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Scientists Can Affect Brain Responses Using Ultrasound Waves
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Scientists Can Affect Brain Responses Using Ultrasound Waves

Source: unknowncountry.com


Scientists have discovered that ultrasound directed to a specific areas of the brain can enhance sensory awareness and perception in the brain.

Most people are familiar with the use of ultrasound scanners as devices that utilise high frequency sound waves to create images of internal organs. This technology has now been adapted by researchers at Virginia Tech Carilion Research Institute to affect brain performance.

"Ultrasound has great potential for bringing unprecedented resolution to the growing trend of mapping the human brain’s connectivity," said William "Jamie" Tyler, an assistant professor at the Virginia Tech Carilion Research Institute, who led the study. "So we decided to look at the effects of ultrasound on the region of the brain responsible for processing tactile sensory inputs."

The word "ultrasound", in physics, describes sound waves at a frequency humans outside the range of human hearing. In diagnostic sonography, the ultrasound is usually between 2 and 18 MHz. Higher frequencies yield better quality images, but lower frequencies can penetrate deeper into human tissue.The study, which was published online Jan. 12 in Nature Neuroscience, provided the first evidence that low-intensity, transcranial-focused ultrasound could modulate human brain activity to enhance perception.

During the study, scientists focused ultrasound waves on the area of the cerebral cortex that processes sensory information from the hand. The median nerve, the major nerve passing down the arm and through the carpal was also stimulated by the placement of a small electrode on the wrist of human subjects, and then their brain responses were monitored using electroencephalography, or EEG. Just prior to stimulation of the median nerve, ultrasound was delivered to the cerebral cortex region in some subjects. Two standard neurological tests were then carried out: the two-point discrimination test, which determines whether a test subject can distinguish between two separate pins touching their skin, and the frequency discrimination task that measures responses to a sequence of air puffs, and the results were quite surprising.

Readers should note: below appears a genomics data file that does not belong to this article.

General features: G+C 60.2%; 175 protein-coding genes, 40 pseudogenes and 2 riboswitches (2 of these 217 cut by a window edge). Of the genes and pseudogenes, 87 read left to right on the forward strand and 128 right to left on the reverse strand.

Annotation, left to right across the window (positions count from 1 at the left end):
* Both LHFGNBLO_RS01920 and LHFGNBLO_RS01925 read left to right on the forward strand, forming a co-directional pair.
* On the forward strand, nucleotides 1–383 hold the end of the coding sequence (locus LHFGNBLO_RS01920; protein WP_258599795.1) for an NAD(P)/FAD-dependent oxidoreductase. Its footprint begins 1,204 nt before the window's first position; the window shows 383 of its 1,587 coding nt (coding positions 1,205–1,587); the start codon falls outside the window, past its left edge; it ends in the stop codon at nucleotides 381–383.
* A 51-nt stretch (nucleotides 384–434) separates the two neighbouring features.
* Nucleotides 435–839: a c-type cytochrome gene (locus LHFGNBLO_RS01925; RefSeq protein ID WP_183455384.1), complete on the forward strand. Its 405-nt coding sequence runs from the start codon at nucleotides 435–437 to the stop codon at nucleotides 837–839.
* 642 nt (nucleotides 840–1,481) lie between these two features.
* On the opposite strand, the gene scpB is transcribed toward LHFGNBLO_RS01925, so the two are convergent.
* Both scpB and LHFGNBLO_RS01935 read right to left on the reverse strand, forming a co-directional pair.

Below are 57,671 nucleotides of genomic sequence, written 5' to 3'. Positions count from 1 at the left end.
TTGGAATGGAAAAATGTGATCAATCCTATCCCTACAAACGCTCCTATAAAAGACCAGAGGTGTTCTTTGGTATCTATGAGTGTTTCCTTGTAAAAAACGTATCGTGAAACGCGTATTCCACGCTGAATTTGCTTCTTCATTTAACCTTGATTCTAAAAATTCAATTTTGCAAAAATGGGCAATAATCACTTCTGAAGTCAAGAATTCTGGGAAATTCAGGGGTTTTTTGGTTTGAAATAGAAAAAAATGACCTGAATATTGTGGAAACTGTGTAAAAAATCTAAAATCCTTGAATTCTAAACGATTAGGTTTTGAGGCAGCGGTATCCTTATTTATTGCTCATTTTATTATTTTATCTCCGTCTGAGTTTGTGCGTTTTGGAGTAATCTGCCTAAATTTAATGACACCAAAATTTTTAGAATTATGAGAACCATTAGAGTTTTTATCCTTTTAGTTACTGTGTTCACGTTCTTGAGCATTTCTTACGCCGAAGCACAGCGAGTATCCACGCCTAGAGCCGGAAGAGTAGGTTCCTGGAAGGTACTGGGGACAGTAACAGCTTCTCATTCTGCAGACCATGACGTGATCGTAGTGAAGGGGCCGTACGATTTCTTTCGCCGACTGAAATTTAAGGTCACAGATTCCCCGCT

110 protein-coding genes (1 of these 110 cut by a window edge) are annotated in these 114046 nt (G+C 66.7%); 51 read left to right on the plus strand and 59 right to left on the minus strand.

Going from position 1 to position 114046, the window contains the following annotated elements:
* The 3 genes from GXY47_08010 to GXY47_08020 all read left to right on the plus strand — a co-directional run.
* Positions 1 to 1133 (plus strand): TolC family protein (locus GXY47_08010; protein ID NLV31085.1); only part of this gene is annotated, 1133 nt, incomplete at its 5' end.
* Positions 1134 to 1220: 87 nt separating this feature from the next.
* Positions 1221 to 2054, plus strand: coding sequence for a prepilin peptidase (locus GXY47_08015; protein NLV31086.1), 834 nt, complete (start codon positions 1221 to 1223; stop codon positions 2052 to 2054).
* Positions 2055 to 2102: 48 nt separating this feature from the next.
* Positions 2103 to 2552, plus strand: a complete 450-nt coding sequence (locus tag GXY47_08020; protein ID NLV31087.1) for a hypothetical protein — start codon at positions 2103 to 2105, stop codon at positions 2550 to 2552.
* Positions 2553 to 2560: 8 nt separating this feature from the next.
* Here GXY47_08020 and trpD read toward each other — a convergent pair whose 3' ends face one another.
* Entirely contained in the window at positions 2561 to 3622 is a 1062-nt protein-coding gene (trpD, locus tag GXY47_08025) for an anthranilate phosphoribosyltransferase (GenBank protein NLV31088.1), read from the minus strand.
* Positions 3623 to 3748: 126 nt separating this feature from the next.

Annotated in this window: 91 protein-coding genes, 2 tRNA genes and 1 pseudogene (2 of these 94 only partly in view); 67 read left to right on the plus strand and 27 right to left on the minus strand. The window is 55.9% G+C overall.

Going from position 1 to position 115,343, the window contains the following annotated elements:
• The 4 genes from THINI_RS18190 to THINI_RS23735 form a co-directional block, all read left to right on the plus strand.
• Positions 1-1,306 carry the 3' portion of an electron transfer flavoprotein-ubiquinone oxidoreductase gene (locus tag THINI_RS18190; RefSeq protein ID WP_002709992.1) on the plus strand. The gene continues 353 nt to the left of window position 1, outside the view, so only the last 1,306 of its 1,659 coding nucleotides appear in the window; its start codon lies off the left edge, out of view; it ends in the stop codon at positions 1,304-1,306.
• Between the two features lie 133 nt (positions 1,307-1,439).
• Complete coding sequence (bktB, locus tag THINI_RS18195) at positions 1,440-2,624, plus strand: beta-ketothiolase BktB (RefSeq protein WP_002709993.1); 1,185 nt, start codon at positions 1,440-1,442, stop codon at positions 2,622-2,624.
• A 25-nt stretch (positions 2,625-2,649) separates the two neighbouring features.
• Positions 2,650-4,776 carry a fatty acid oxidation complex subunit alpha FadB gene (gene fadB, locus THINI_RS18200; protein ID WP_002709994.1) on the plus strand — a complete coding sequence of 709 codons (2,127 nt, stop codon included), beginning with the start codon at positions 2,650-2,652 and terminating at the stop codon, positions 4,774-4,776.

Those subjects who had received ultrasound were able to distinguish pins at much closer distances and also sense much more subtle distinctions between the frequency of successive air puffs.

"Our observations surprised us," said Tyler. "Even though the brain waves associated with the tactile stimulation had weakened, people actually got better at detecting differences in sensations."

[...]

These findings, whilst of great value to the medical profession, illustrate just how vulnerable our brains are from subtle external interventions. One wonders how such technology could be developed and adapted for more nefarious means, creating the potential for others to remotely control our decisions and responses.

"In neuroscience, it’s easy to disrupt things," said Tyler. "We can distract you, make you feel numb, trick you with optical illusions. It’s easy to make things worse, but it’s hard to make them better. These findings make us believe we’re on the right path."

Read the full article at: unknowncountry.com



READ: "Navy Yard Shooter Thought He Was Under Government Mind Control"

AND: Report: Was Navy Yard Shooter Gangstalked with Mind Control Microwave Weapons?

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